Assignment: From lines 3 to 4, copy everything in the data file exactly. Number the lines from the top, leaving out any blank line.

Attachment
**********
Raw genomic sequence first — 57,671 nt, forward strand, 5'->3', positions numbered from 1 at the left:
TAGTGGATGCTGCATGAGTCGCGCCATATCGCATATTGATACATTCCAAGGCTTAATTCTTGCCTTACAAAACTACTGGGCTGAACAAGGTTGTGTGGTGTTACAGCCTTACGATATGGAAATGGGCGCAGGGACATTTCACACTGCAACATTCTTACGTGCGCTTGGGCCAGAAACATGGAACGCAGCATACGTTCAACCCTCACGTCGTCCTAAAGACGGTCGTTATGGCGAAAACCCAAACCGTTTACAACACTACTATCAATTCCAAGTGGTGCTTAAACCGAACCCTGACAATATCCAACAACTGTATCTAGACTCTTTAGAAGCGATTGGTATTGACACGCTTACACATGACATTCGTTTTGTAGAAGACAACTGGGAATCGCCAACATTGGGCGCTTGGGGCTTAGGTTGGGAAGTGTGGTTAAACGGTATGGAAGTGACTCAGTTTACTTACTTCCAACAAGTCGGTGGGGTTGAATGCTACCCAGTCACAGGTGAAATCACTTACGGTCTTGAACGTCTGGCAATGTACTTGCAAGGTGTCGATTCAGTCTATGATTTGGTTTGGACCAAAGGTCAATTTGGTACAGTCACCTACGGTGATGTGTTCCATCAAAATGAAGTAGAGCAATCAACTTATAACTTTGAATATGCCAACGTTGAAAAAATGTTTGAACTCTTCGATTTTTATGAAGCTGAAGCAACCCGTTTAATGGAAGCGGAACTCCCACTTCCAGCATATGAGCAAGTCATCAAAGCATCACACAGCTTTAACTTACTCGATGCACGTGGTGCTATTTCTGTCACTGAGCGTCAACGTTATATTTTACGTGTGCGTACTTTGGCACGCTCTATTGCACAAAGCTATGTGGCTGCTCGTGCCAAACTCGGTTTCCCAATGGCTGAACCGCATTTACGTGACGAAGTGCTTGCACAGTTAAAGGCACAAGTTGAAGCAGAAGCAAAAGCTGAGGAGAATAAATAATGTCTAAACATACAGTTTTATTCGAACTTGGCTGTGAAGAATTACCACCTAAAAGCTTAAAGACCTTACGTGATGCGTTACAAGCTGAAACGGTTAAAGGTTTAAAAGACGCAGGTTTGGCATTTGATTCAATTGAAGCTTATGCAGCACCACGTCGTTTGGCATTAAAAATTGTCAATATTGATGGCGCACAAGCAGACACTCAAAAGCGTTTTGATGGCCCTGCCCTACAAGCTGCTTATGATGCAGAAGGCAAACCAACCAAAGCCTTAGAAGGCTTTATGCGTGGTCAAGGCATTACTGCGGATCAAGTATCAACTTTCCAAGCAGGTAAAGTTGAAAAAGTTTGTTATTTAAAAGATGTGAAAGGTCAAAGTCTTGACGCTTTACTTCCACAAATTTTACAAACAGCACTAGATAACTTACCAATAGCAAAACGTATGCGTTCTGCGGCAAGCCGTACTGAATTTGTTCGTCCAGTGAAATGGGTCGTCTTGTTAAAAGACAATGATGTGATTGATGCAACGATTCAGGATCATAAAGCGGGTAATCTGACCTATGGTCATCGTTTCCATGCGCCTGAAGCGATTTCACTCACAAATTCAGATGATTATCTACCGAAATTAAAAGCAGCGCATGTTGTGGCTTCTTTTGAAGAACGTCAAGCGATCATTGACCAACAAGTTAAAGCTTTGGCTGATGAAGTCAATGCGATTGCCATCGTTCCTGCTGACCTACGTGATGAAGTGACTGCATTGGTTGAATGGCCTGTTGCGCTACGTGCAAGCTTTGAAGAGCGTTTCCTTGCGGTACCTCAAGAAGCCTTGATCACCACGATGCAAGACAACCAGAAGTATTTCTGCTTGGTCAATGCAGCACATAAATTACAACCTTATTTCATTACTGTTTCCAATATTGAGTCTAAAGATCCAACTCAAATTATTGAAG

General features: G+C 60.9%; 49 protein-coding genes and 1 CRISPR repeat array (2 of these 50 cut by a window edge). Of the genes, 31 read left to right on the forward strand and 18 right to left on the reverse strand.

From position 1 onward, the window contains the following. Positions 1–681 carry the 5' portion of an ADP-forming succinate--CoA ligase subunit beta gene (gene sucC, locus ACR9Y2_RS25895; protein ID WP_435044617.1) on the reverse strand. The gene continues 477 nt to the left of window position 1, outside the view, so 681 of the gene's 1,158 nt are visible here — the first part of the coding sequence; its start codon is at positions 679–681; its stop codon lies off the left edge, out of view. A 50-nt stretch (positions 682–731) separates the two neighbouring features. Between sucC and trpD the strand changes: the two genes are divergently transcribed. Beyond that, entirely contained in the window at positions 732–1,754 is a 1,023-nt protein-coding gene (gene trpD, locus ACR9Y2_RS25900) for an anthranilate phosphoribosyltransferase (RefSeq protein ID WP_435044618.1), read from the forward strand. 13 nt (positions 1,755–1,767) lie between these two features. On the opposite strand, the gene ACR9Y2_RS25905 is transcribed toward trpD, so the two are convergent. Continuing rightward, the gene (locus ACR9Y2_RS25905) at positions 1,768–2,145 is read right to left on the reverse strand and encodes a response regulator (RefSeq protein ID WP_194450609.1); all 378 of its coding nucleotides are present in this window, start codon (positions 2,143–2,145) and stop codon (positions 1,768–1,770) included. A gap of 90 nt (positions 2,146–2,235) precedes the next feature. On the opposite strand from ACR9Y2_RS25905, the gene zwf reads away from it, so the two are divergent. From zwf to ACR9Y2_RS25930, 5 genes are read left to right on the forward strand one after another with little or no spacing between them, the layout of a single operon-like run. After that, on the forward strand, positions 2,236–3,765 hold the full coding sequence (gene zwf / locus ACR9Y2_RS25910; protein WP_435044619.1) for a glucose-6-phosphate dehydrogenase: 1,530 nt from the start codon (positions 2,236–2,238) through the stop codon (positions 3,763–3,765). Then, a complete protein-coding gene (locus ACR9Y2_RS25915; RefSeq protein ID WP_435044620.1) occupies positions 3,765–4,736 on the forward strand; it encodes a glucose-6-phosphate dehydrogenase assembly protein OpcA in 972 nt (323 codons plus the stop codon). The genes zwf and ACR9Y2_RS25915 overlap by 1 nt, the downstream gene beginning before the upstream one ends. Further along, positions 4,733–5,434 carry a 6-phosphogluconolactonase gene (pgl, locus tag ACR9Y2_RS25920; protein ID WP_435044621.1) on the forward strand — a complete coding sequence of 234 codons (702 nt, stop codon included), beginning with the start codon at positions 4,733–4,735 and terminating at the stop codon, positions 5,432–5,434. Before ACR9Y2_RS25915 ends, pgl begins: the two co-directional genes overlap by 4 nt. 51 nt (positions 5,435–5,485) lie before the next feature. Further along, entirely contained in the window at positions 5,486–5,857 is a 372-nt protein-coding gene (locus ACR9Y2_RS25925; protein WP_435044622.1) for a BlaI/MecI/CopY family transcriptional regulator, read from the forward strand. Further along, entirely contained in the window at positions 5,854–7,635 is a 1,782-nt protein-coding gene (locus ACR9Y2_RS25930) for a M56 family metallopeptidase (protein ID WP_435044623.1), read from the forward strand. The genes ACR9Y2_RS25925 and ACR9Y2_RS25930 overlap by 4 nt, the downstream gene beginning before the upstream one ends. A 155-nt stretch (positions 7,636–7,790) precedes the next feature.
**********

General features: G+C 60.9%; 49 protein-coding genes and 1 CRISPR repeat array (2 of these 50 cut by a window edge). Of the genes, 31 read left to right on the forward strand and 18 right to left on the reverse strand.

From position 1 onward, the window contains the following. Positions 1–681 carry the 5' portion of an ADP-forming succinate--CoA ligase subunit beta gene (gene sucC, locus ACR9Y2_RS25895; protein ID WP_435044617.1) on the reverse strand. The gene continues 477 nt to the left of window position 1, outside the view, so 681 of the gene's 1,158 nt are visible here — the first part of the coding sequence; its start codon is at positions 679–681; its stop codon lies off the left edge, out of view. A 50-nt stretch (positions 682–731) separates the two neighbouring features. Between sucC and trpD the strand changes: the two genes are divergently transcribed. Beyond that, entirely contained in the window at positions 732–1,754 is a 1,023-nt protein-coding gene (gene trpD, locus ACR9Y2_RS25900) for an anthranilate phosphoribosyltransferase (RefSeq protein ID WP_435044618.1), read from the forward strand. 13 nt (positions 1,755–1,767) lie between these two features. On the opposite strand, the gene ACR9Y2_RS25905 is transcribed toward trpD, so the two are convergent. Continuing rightward, the gene (locus ACR9Y2_RS25905) at positions 1,768–2,145 is read right to left on the reverse strand and encodes a response regulator (RefSeq protein ID WP_194450609.1); all 378 of its coding nucleotides are present in this window, start codon (positions 2,143–2,145) and stop codon (positions 1,768–1,770) included. A gap of 90 nt (positions 2,146–2,235) precedes the next feature. On the opposite strand from ACR9Y2_RS25905, the gene zwf reads away from it, so the two are divergent. From zwf to ACR9Y2_RS25930, 5 genes are read left to right on the forward strand one after another with little or no spacing between them, the layout of a single operon-like run. After that, on the forward strand, positions 2,236–3,765 hold the full coding sequence (gene zwf / locus ACR9Y2_RS25910; protein WP_435044619.1) for a glucose-6-phosphate dehydrogenase: 1,530 nt from the start codon (positions 2,236–2,238) through the stop codon (positions 3,763–3,765). Then, a complete protein-coding gene (locus ACR9Y2_RS25915; RefSeq protein ID WP_435044620.1) occupies positions 3,765–4,736 on the forward strand; it encodes a glucose-6-phosphate dehydrogenase assembly protein OpcA in 972 nt (323 codons plus the stop codon). The genes zwf and ACR9Y2_RS25915 overlap by 1 nt, the downstream gene beginning before the upstream one ends. Further along, positions 4,733–5,434 carry a 6-phosphogluconolactonase gene (pgl, locus tag ACR9Y2_RS25920; protein ID WP_435044621.1) on the forward strand — a complete coding sequence of 234 codons (702 nt, stop codon included), beginning with the start codon at positions 4,733–4,735 and terminating at the stop codon, positions 5,432–5,434. Before ACR9Y2_RS25915 ends, pgl begins: the two co-directional genes overlap by 4 nt. 51 nt (positions 5,435–5,485) lie before the next feature. Further along, entirely contained in the window at positions 5,486–5,857 is a 372-nt protein-coding gene (locus ACR9Y2_RS25925; protein WP_435044622.1) for a BlaI/MecI/CopY family transcriptional regulator, read from the forward strand. Further along, entirely contained in the window at positions 5,854–7,635 is a 1,782-nt protein-coding gene (locus ACR9Y2_RS25930) for a M56 family metallopeptidase (protein ID WP_435044623.1), read from the forward strand. The genes ACR9Y2_RS25925 and ACR9Y2_RS25930 overlap by 4 nt, the downstream gene beginning before the upstream one ends. A 155-nt stretch (positions 7,636–7,790) precedes the next feature.